Socialist Worker

Offender: a failed smash-and-grab raid on last summer's riots

A thriller set during last year’s uprising paints rioters as mindless criminals, says Sam Bogg

Issue No. 2316

The trailer for Offender may lead you to believe that this film has much to do with last year’s urban rebellions. However, the riots are only used as an enabler for a poor prison revenge film.

The action starts with our protagonist, Tommy, attacking two police officers amidst the riots and then being sent to a young offenders’ institution.

He’s happy about this because he can now take revenge on the rioters who attacked his pregnant probation officer girlfriend, Elise, causing her to miscarry.

Through a series of badly filmed flashbacks, we see this narrative expand via awkward sex scenes, more rioting and the eventual break down of Tommy and Elise’s relationship.

The film portrays those rebelling as balaclava-wearing, Molotov cocktail-throwing black teenagers. Women played no part in the uprising, at least according to the film.

In the midst of this, a gang decides to take advantage of the police being overstretched and raid a jewellery store.

While raids on shops did happen during the riots they bore very little resemblance to those in Offender. The people involved weren’t kitted out in leathers, riding super-charged bikes, or armed with high-tech guns.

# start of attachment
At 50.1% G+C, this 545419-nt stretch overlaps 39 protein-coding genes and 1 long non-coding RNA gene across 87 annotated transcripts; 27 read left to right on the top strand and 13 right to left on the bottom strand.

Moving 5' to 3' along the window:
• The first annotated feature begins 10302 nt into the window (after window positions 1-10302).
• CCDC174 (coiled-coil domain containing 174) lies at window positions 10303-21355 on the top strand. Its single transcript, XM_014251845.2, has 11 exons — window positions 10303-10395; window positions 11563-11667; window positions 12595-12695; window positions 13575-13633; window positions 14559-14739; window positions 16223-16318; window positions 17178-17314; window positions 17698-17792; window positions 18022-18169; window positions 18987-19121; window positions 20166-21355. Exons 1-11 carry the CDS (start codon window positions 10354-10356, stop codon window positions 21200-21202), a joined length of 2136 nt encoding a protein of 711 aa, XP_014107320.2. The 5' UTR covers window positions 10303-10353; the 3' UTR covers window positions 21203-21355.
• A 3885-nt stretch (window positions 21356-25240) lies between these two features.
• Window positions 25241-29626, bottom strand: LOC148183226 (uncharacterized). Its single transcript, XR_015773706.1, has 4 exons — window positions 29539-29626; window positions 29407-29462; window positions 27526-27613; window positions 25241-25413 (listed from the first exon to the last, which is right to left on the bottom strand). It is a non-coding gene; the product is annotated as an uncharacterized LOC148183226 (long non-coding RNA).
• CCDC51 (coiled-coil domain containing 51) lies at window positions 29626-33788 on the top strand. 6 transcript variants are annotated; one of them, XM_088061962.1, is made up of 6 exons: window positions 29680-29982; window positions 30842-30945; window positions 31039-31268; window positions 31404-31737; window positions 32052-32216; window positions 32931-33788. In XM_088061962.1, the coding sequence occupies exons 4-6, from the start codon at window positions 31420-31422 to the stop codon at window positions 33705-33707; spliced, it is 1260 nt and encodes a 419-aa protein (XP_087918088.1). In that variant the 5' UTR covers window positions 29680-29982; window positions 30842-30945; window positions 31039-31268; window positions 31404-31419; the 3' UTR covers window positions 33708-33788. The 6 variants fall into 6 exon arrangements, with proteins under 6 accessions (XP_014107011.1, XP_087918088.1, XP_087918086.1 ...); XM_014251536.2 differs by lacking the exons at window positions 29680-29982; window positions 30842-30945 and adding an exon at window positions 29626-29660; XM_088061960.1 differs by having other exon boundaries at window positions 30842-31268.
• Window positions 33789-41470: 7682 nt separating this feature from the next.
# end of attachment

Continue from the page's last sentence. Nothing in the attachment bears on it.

The film does makes reference to the killing of Mark Duggan, but only with the throwaway line, “It ain’t about opportunism—the police executed a brother.”

This is the closest you get to any decent analysis of the riots. It could almost be forgiven if the few interesting characters in the film were developed.


There’s Essay, a young black teenager imprisoned for his part in the disturbances. His ambition is to go to university, something others in the film ridiculed him for. Whether it was the tuition fees hike or the cutting of EMA that motivated him to riot, the film never shows us.

Then there is Mason. While in the institution he converts to Islam and seeks forgiveness. He spends his time with the Muslim gang inside.

They are represented as generally peaceful people. They try to break up fights and stop a prison riot. But if you are a “bad” Muslim, apparently they will kill you.

Jake, who leads the raid on the jewellery store, becomes the main “bad” character. The reason he is so bad, the film tells us, is simple—he comes from a broken home.

There is also Nash, the sadistic and corrupt prison guard who likes to starve and beat prisoners in solitary confinement. But this behaviour is excused, because he was in the army “fighting for this country”, and now has nothing while the rioters have “taken everything”.

In the end, none of this matters, because the makers of this film clearly don’t really care about looking at the issues. It’s aimed as a raw thriller, but ends up being boring and offensive. For example, the scene of Elise’s miscarriage tries to be “artistic” but is actually just insensitive and crass.

Whenever the film looks like it might make a political point, it quickly runs in the other direction to show more violence.

Offender brings nothing new to the debate. If you’ve heard about this film and thought it was about the riots—don’t buy into the idea it has anything to do with them. Don’t waste your time watching this film.

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Tue 14 Aug 2012, 17:44 BST
Issue No. 2316
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